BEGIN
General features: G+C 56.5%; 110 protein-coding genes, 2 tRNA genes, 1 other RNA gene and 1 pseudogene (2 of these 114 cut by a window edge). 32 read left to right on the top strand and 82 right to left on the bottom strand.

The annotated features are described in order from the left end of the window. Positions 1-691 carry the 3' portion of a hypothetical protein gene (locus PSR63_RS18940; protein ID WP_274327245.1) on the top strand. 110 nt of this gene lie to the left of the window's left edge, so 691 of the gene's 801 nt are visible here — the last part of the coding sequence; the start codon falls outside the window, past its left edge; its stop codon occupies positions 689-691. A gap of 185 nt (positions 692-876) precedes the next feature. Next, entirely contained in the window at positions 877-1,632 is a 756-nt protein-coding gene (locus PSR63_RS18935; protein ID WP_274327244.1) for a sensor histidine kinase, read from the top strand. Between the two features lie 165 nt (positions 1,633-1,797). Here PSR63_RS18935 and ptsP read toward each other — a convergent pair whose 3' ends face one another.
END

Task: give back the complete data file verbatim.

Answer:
General features: G+C 56.5%; 110 protein-coding genes, 2 tRNA genes, 1 other RNA gene and 1 pseudogene (2 of these 114 cut by a window edge). 32 read left to right on the top strand and 82 right to left on the bottom strand.

The annotated features are described in order from the left end of the window. Positions 1-691 carry the 3' portion of a hypothetical protein gene (locus PSR63_RS18940; protein ID WP_274327245.1) on the top strand. 110 nt of this gene lie to the left of the window's left edge, so 691 of the gene's 801 nt are visible here — the last part of the coding sequence; the start codon falls outside the window, past its left edge; its stop codon occupies positions 689-691. A gap of 185 nt (positions 692-876) precedes the next feature. Next, entirely contained in the window at positions 877-1,632 is a 756-nt protein-coding gene (locus PSR63_RS18935; protein ID WP_274327244.1) for a sensor histidine kinase, read from the top strand. Between the two features lie 165 nt (positions 1,633-1,797). Here PSR63_RS18935 and ptsP read toward each other — a convergent pair whose 3' ends face one another.